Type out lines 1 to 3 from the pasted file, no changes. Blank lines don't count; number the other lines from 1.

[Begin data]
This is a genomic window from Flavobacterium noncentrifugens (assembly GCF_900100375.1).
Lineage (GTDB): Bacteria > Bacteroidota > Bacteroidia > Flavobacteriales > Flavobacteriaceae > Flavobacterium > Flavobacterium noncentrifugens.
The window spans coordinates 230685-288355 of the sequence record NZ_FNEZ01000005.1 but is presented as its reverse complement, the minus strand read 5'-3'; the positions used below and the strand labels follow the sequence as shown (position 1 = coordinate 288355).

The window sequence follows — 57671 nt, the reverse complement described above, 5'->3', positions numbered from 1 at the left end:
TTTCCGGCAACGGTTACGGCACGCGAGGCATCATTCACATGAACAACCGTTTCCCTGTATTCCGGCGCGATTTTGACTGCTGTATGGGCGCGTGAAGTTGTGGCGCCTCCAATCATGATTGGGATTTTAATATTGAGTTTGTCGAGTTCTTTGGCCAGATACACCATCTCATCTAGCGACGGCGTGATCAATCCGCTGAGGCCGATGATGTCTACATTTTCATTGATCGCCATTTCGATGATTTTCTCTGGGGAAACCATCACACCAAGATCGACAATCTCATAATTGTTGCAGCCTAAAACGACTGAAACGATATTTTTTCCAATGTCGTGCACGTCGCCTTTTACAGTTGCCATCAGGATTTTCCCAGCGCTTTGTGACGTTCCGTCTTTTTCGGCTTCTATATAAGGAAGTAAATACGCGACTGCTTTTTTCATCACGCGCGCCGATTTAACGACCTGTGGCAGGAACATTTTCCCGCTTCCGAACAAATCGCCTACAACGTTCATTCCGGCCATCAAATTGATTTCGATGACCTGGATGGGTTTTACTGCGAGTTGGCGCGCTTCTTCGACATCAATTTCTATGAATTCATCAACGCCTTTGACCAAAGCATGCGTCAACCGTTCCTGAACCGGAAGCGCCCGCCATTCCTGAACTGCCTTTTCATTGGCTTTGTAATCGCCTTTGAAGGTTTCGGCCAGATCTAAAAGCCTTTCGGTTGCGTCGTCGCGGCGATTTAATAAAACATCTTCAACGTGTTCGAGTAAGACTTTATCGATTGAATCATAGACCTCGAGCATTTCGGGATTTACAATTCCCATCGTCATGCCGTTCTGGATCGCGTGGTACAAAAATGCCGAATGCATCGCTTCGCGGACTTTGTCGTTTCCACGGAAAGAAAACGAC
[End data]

This is a genomic window from Flavobacterium noncentrifugens (assembly GCF_900100375.1).
Lineage (GTDB): Bacteria > Bacteroidota > Bacteroidia > Flavobacteriales > Flavobacteriaceae > Flavobacterium > Flavobacterium noncentrifugens.
The window spans coordinates 230685-288355 of the sequence record NZ_FNEZ01000005.1 but is presented as its reverse complement, the minus strand read 5'-3'; the positions used below and the strand labels follow the sequence as shown (position 1 = coordinate 288355).